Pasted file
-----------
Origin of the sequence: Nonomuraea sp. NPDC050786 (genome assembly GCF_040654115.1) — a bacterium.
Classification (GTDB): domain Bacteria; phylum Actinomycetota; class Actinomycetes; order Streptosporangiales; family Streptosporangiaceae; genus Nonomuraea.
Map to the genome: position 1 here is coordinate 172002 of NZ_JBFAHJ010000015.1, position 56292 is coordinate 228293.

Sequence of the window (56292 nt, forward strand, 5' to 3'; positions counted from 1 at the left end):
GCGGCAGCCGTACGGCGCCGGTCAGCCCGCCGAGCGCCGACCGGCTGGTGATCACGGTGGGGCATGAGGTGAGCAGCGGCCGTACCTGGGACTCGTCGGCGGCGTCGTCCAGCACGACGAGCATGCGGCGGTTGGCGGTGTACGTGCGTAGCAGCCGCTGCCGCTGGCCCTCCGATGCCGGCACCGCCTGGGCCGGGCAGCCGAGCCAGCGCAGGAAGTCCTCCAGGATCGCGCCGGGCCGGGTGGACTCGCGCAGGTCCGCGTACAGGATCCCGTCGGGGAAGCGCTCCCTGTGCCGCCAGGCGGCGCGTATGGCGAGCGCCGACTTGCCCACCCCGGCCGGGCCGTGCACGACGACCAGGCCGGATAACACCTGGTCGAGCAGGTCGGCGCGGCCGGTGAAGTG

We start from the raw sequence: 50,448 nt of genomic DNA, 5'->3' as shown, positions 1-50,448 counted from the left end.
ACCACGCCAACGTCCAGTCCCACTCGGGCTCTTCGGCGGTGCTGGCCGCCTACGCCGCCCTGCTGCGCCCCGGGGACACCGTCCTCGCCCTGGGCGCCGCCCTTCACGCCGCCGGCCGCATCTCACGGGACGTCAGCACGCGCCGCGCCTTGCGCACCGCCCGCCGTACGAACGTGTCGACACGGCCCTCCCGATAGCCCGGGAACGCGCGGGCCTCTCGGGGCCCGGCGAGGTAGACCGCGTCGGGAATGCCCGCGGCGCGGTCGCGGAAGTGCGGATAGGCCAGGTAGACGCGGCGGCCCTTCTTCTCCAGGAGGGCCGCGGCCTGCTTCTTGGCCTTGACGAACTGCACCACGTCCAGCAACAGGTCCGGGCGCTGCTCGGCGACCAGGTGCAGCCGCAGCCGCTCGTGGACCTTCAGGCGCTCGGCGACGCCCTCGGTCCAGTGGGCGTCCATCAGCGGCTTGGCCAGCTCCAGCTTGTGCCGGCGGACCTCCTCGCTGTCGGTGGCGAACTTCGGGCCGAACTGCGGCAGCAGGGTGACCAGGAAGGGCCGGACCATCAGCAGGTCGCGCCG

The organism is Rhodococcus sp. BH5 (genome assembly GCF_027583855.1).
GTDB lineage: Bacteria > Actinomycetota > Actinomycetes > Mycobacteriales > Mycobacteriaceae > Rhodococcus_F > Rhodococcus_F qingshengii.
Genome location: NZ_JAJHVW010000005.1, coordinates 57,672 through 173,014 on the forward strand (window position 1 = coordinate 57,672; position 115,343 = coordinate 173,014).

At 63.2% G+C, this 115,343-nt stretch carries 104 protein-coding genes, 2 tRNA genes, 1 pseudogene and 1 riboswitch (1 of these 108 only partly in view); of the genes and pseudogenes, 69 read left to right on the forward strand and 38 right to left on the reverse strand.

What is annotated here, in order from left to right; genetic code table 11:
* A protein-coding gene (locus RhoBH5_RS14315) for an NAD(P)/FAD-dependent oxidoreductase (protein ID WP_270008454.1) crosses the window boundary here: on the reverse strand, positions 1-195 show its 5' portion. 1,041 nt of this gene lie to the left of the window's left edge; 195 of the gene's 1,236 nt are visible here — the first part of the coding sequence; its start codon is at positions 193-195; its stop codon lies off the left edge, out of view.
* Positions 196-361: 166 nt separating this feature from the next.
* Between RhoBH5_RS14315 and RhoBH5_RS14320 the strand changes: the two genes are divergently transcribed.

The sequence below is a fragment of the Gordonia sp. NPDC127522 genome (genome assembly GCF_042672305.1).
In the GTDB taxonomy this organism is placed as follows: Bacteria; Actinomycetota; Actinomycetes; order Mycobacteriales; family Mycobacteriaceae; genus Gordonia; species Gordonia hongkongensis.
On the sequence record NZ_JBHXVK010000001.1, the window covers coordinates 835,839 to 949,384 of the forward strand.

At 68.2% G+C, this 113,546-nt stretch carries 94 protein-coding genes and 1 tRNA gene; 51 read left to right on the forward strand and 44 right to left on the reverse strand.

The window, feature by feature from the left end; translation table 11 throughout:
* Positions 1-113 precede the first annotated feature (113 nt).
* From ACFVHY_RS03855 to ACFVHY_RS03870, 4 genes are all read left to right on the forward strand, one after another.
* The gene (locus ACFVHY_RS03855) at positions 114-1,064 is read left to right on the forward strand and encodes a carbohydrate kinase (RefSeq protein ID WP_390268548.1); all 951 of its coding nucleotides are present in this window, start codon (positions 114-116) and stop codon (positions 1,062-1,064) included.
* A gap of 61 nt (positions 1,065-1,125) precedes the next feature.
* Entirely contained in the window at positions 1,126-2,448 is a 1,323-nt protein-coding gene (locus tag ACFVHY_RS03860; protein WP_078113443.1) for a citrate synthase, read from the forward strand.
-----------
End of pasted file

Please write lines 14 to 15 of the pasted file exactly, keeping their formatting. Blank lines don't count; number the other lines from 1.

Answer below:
* Positions 196-361: 166 nt separating this feature from the next.
* Between RhoBH5_RS14315 and RhoBH5_RS14320 the strand changes: the two genes are divergently transcribed.